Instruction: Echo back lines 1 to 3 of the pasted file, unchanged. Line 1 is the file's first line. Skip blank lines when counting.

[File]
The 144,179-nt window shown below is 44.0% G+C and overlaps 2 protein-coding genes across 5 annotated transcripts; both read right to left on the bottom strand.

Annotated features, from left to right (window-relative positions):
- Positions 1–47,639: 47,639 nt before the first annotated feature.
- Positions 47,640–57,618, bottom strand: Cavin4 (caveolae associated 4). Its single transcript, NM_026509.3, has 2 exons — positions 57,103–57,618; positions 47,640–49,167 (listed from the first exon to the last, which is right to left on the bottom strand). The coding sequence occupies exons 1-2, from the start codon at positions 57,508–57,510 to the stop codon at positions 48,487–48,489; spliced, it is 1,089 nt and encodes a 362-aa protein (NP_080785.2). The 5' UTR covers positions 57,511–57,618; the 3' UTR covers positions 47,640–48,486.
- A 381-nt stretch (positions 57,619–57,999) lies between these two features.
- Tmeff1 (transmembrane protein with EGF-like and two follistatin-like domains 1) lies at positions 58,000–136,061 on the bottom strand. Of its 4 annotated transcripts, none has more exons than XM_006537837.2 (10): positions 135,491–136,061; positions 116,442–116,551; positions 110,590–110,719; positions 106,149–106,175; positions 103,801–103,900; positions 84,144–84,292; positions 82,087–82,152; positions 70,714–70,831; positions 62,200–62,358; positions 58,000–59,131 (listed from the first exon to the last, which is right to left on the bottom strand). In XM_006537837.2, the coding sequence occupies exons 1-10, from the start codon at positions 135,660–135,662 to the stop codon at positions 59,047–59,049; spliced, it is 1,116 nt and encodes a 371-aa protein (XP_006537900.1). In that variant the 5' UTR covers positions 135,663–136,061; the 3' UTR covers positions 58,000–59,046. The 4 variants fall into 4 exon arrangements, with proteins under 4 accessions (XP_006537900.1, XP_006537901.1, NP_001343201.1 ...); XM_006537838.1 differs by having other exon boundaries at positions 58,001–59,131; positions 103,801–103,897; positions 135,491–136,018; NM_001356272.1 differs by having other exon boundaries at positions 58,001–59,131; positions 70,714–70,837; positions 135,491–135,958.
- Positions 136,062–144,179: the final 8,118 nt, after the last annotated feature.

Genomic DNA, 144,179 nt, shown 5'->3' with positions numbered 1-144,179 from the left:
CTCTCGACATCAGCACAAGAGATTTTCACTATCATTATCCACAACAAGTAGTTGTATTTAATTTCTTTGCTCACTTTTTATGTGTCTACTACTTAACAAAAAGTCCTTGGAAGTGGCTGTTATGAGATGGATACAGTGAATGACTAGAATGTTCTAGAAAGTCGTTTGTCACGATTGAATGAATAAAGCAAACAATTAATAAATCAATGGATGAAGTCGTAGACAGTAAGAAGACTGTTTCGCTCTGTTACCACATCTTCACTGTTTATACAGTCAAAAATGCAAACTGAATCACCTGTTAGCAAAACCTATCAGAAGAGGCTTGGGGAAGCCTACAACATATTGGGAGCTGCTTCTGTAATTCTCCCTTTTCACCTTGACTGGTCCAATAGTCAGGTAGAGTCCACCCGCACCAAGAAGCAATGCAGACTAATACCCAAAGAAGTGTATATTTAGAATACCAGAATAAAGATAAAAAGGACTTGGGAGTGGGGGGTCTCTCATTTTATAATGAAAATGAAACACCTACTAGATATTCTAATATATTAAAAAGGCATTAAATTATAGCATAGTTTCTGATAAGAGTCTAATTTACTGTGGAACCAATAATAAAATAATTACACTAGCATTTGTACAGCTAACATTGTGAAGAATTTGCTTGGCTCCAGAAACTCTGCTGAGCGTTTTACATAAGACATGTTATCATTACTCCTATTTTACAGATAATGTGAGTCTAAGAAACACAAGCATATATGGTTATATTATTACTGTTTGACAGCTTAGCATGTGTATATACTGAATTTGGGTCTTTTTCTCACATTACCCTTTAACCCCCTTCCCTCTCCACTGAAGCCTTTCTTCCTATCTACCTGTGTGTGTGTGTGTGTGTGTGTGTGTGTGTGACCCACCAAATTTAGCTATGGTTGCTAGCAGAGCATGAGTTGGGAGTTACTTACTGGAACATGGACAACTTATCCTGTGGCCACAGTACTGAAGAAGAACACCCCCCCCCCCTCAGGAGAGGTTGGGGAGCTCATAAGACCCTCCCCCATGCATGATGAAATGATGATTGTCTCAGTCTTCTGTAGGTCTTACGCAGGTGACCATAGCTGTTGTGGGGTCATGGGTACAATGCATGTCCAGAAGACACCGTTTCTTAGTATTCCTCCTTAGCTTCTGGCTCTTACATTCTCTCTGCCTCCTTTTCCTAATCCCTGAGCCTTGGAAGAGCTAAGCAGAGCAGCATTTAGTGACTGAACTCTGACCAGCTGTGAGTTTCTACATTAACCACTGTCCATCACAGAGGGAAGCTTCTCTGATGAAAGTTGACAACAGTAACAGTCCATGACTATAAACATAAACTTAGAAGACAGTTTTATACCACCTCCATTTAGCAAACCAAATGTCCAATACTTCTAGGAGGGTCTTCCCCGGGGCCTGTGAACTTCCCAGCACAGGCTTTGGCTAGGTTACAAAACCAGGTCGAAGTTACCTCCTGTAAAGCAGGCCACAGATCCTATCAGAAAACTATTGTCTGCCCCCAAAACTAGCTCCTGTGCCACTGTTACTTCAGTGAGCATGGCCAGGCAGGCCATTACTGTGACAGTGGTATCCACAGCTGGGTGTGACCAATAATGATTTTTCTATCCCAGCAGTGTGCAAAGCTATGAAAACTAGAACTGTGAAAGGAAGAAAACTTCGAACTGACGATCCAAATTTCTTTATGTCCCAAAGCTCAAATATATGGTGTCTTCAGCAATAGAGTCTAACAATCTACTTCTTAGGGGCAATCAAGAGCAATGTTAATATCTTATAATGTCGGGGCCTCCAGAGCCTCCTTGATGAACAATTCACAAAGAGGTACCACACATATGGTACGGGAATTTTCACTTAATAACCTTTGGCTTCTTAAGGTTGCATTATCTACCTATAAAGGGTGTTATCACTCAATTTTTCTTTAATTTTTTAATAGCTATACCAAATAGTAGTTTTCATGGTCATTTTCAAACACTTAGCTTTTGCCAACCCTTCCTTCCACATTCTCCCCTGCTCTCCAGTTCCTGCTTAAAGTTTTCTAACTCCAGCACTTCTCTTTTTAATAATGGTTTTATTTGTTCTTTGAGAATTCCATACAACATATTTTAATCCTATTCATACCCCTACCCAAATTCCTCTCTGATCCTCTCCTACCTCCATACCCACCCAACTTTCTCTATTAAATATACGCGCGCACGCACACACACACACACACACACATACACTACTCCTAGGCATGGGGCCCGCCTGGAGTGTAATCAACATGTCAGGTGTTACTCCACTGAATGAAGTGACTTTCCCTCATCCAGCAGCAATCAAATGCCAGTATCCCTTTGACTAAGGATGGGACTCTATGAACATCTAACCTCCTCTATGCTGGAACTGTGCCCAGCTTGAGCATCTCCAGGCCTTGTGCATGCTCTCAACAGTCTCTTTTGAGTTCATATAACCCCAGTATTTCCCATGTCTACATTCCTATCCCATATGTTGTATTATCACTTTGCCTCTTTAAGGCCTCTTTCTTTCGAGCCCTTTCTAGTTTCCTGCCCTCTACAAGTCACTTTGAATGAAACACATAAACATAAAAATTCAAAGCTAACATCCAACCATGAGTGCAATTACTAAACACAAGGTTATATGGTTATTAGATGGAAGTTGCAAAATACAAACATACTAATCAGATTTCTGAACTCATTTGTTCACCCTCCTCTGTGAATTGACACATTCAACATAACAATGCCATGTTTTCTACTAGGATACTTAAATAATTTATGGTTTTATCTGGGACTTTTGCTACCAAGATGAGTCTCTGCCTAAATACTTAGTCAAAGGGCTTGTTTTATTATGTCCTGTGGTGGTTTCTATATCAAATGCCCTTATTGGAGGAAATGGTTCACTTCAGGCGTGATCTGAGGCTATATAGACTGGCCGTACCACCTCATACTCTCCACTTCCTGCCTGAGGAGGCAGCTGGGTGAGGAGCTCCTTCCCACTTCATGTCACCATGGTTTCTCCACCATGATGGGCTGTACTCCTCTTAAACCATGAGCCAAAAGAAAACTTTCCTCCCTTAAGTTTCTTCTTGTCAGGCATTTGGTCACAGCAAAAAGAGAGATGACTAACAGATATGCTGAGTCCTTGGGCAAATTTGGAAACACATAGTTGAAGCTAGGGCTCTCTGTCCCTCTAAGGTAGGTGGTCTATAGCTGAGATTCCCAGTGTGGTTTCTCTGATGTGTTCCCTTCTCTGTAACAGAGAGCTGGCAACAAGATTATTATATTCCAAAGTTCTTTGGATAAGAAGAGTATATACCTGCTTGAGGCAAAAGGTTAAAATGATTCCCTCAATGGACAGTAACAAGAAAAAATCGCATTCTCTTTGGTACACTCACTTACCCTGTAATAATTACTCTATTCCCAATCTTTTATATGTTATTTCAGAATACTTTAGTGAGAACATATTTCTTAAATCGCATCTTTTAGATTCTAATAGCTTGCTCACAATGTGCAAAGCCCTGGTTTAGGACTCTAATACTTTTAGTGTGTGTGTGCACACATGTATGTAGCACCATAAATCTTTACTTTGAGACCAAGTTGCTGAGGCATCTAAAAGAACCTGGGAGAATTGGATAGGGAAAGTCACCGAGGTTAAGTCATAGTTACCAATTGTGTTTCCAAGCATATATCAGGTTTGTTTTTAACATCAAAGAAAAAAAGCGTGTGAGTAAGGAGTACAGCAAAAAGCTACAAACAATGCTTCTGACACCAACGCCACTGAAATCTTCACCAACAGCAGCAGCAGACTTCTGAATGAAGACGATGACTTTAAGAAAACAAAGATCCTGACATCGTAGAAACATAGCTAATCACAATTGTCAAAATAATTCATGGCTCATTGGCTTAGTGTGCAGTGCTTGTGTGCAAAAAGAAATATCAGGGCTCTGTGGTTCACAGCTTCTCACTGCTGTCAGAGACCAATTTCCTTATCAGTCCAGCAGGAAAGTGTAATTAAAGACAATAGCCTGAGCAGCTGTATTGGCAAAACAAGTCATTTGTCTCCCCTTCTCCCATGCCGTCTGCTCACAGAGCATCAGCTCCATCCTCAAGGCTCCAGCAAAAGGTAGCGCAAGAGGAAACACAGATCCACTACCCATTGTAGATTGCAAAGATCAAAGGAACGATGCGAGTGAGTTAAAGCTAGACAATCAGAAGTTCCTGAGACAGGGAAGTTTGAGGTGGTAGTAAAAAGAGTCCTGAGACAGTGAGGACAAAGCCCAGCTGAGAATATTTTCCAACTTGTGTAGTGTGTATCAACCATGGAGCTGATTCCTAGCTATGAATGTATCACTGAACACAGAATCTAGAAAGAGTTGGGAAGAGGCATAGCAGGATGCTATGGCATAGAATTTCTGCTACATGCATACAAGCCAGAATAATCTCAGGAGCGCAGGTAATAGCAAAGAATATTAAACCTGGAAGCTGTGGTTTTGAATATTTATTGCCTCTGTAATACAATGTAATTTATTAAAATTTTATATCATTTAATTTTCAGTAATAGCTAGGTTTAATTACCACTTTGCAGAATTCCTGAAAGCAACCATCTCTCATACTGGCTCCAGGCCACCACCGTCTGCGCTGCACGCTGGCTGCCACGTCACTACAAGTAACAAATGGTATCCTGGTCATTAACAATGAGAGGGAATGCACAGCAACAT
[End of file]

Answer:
The 144,179-nt window shown below is 44.0% G+C and overlaps 2 protein-coding genes across 5 annotated transcripts; both read right to left on the bottom strand.

Annotated features, from left to right (window-relative positions):
- Positions 1–47,639: 47,639 nt before the first annotated feature.